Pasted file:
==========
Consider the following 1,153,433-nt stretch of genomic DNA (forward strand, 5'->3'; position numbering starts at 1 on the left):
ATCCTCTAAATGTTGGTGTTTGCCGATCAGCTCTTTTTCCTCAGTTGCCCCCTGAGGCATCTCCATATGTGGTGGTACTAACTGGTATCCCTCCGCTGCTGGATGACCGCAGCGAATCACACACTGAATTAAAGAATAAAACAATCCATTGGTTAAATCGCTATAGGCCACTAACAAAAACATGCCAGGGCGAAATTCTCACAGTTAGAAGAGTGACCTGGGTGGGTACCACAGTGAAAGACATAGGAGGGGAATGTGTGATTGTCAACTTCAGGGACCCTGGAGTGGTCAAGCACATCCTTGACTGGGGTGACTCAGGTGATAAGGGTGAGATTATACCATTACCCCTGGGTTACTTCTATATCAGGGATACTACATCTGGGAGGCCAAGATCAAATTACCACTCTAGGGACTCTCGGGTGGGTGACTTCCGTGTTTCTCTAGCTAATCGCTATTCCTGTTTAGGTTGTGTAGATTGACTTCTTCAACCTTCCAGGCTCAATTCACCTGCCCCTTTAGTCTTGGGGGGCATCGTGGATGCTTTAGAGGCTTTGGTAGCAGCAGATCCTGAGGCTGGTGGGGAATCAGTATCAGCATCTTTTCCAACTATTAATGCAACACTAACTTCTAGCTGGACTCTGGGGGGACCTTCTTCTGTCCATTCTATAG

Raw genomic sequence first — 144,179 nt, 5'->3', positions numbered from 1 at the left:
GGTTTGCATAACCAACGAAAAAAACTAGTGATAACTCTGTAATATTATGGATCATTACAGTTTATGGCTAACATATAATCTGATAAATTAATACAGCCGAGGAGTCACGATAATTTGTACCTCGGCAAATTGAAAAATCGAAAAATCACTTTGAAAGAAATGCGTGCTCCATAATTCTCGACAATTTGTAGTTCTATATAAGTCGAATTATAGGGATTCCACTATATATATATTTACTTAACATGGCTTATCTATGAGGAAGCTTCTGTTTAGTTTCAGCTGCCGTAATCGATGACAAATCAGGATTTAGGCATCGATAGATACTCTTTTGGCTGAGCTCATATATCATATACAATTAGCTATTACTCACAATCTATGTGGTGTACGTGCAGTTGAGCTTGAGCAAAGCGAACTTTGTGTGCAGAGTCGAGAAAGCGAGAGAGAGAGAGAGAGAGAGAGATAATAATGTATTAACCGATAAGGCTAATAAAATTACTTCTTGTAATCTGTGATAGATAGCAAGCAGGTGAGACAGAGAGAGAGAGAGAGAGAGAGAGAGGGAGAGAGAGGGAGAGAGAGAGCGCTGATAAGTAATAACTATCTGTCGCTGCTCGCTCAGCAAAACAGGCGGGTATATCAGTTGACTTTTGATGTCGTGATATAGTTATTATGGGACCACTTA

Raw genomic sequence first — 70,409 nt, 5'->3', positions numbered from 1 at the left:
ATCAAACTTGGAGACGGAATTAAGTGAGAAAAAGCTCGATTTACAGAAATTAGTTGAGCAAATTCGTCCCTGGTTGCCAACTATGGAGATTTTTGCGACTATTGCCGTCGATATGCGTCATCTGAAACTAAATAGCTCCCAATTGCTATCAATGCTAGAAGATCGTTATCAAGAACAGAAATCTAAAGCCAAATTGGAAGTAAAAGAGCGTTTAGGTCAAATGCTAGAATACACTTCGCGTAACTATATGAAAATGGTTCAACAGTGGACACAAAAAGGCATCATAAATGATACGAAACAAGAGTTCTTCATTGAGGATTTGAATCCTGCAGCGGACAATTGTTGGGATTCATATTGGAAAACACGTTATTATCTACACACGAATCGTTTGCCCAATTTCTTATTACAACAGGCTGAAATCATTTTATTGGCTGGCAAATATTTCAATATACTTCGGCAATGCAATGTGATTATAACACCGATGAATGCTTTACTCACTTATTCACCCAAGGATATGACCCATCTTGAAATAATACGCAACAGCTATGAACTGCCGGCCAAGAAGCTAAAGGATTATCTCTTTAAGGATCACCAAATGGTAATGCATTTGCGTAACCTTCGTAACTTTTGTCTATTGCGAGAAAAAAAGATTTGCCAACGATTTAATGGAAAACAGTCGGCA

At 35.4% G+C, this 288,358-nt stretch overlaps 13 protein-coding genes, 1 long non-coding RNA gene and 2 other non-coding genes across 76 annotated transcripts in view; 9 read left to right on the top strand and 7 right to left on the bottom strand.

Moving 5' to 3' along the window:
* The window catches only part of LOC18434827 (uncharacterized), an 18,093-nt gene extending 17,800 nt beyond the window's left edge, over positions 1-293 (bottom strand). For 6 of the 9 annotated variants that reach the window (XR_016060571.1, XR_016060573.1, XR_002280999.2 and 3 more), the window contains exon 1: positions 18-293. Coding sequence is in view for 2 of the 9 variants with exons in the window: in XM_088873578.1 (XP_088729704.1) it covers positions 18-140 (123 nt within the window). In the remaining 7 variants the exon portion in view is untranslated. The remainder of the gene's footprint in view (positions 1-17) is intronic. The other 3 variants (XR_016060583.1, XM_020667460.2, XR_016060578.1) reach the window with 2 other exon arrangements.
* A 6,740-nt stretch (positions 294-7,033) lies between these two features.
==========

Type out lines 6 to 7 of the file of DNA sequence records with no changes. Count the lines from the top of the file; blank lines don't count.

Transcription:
ATCAAACTTGGAGACGGAATTAAGTGAGAAAAAGCTCGATTTACAGAAATTAGTTGAGCAAATTCGTCCCTGGTTGCCAACTATGGAGATTTTTGCGACTATTGCCGTCGATATGCGTCATCTGAAACTAAATAGCTCCCAATTGCTATCAATGCTAGAAGATCGTTATCAAGAACAGAAATCTAAAGCCAAATTGGAAGTAAAAGAGCGTTTAGGTCAAATGCTAGAATACACTTCGCGTAACTATATGAAAATGGTTCAACAGTGGACACAAAAAGGCATCATAAATGATACGAAACAAGAGTTCTTCATTGAGGATTTGAATCCTGCAGCGGACAATTGTTGGGATTCATATTGGAAAACACGTTATTATCTACACACGAATCGTTTGCCCAATTTCTTATTACAACAGGCTGAAATCATTTTATTGGCTGGCAAATATTTCAATATACTTCGGCAATGCAATGTGATTATAACACCGATGAATGCTTTACTCACTTATTCACCCAAGGATATGACCCATCTTGAAATAATACGCAACAGCTATGAACTGCCGGCCAAGAAGCTAAAGGATTATCTCTTTAAGGATCACCAAATGGTAATGCATTTGCGTAACCTTCGTAACTTTTGTCTATTGCGAGAAAAAAAGATTTGCCAACGATTTAATGGAAAACAGTCGGCA

At 35.4% G+C, this 288,358-nt stretch overlaps 13 protein-coding genes, 1 long non-coding RNA gene and 2 other non-coding genes across 76 annotated transcripts in view; 9 read left to right on the top strand and 7 right to left on the bottom strand.